Hey there, and welcome to the first instalment of my two-part blog series, inspired by the Retro Rabbit conference talk I recently had the pleasure of delivering. I'm Mohit Sooka, and I'm hyped to share some of my experiences and insights with you.
Over the past few years, I've had the distinct privilege of leading four diverse design teams, each with their own set of unique challenges and sweet victories. Through these adventures, I've unlocked the secret sauce of high-performing design teams or, as I like to call them, "design micro-practices."
In this two-part blog series, I'll be sharing the key learnings that have fueled my journey in building and leading successful micro-practices, with the aim of offering practical and actionable advice for various design team settings. Whether you're a designer, a design leader, or someone who likes to play with designers, I hope to ignite a spark of new ideas and inspiration as we delve into the captivating world of design micro-practices. Feel free to engage with us in the comments section for any questions or thoughts you may have. Thanks for joining me on this epic journey, and let's kick off Part One with a bang!
I’m a designer and consultant, based in Johannesburg, South Africa, but blessed to currently be designing across the globe, with current clients in Johannesburg, Chicago and Berlin. My focus right now is in product design and I’m passionate about using design and technology to solve unique business problems.
I’m not going to go through my whole career with you today but I’ve got about over 15 years of experience in the design and technology sector, and I have developed a wealth of knowledge and expertise in the field. I currently run my own design and development agency, Can O' Baked Beans, while also serving as a design lead at Retro Rabbit.
Now that you have some background on my experience, let's dive into the concept of micro-design practices and how it has evolved throughout my leadership of different teams. Instead of presenting a dull list of lessons, I'll share stories from various micro-design practices I've led, which will be distilled into specific characteristics contributing to successful design micro-practices and product development environments in the second part of the series. For now, let's dive into the first team and design micro-practice.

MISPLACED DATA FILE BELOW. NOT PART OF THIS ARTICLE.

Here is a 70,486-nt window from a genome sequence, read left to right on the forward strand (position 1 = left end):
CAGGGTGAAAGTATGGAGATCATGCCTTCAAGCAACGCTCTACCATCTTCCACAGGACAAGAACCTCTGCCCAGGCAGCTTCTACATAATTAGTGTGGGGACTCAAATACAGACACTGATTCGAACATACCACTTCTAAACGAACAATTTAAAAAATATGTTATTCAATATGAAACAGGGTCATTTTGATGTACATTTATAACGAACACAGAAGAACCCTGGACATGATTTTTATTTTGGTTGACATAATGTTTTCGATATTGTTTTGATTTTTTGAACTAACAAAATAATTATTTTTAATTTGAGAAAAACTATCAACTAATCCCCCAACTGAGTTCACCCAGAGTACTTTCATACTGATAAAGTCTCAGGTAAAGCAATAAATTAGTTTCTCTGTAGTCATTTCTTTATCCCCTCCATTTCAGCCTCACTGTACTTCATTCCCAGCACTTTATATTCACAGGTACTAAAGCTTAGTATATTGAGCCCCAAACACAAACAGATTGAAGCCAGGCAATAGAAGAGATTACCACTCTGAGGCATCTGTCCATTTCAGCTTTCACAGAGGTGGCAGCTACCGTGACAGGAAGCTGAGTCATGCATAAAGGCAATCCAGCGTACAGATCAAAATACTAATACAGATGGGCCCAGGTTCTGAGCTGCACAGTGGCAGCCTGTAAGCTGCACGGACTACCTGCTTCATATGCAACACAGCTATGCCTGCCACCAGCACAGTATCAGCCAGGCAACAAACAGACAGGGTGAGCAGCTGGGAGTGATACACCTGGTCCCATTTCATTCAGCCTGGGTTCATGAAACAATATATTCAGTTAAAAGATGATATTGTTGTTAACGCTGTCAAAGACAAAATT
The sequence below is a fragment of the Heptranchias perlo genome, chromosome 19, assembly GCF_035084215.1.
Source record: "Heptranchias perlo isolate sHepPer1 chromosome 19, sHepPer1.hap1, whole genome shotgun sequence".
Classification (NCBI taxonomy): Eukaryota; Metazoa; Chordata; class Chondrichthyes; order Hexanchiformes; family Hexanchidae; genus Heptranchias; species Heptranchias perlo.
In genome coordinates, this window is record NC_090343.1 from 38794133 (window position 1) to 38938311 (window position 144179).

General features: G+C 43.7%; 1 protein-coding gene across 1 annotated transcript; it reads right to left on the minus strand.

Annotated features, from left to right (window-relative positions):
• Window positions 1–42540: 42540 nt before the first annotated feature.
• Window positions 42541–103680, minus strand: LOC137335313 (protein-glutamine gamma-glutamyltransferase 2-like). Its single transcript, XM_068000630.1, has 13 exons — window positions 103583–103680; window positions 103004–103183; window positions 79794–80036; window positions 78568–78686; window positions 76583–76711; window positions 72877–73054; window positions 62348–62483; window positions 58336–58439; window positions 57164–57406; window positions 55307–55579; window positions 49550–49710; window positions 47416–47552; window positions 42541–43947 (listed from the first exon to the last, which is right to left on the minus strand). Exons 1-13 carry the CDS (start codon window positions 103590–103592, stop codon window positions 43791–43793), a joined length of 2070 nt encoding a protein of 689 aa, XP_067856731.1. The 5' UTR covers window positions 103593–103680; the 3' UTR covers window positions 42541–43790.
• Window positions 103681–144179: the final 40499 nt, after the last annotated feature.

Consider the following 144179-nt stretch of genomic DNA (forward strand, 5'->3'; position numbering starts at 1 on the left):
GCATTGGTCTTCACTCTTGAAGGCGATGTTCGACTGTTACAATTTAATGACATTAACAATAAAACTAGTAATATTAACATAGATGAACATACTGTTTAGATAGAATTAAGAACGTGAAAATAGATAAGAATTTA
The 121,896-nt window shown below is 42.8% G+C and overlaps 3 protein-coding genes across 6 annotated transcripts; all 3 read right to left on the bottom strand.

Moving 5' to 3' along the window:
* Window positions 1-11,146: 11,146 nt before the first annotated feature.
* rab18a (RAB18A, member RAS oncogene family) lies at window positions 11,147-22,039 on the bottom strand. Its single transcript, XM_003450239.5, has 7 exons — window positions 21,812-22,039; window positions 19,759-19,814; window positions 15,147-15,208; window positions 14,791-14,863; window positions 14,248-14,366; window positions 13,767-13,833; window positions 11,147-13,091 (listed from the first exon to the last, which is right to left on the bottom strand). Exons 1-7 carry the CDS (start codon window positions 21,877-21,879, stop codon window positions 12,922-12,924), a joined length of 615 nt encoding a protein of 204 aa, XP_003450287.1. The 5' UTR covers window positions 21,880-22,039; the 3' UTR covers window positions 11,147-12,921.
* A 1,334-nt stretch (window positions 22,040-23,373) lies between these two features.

Micro-Practices I’ve lead
In my recent role at Retro, I had the unique opportunity to steer the design helm for a major medical aid provider, where an internal product house was making a notable transition into a new identity. This new team, an integral force in the company's vast landscape, operates sort of like an internal digital agency, delivering seamless digital experiences to millions. As a Design Lead, I navigated this expansive digital ecosystem, refining interfaces that members depend on each day. Our work, spanning immense scale and impact, underscores this team's vital role in employing innovative, data-driven solutions to uphold the company's dedication to superior healthcare. This experience was about steering flagship projects, maintaining high-velocity design deliveries, and fostering a design culture amidst a healthcare-focused digital transformation.
When I joined the team, I inherited a group of three junior designers and one intermediate designer; the senior designer who was previously “leading” the team had left. It was a challenging situation for me, as I didn't get to grow with the team from the beginning and had to jump in and disrupt their existing way of doing things.
What I found in the team’s design practice was disappointing. Design was not prioritized, and the team lacked motivation and an appetite for excellence. Uninspired designs and poorly maintained files made it difficult for designers to work with each other and deliver their best work.
However, I realized that this wasn't their fault. They were not aware of the bigger picture, nor of the importance of things like maintaining file consistency or creating and utilising design systems. As junior designers, they were mainly focused on their own work and not the team's overall success. I guess this is a lesson I took from working at startups where the expectation is for everyone to be proactive and seeing a bigger business objective.
I was a disruptive force, shaking things up by implementing new processes like using design components and maintaining file consistency. I asked them to layer their files and use proper file naming for instance, which was challenging for them as no one had ever asked them to do that before. No one had challenged them to push themselves. However, this swift approach backfired. The changes proved too abrupt, and the team struggled to adapt, marking this first practice as a failure due to my oversight in fully understanding the existing dynamics and rhythm of the team.
Through this experience, I learned the importance of understanding the existing team dynamics, building relationships, and having more empathy. I learned that I came in too hot, trying to prove my value. I had something to prove and I had an ego. I learned a lot from this experience, especially when it comes to the importance of building relationships and understanding the existing team dynamics before introducing significant changes. I guess I wasn’t very empathetic and wasn’t very humble. But on to the next song.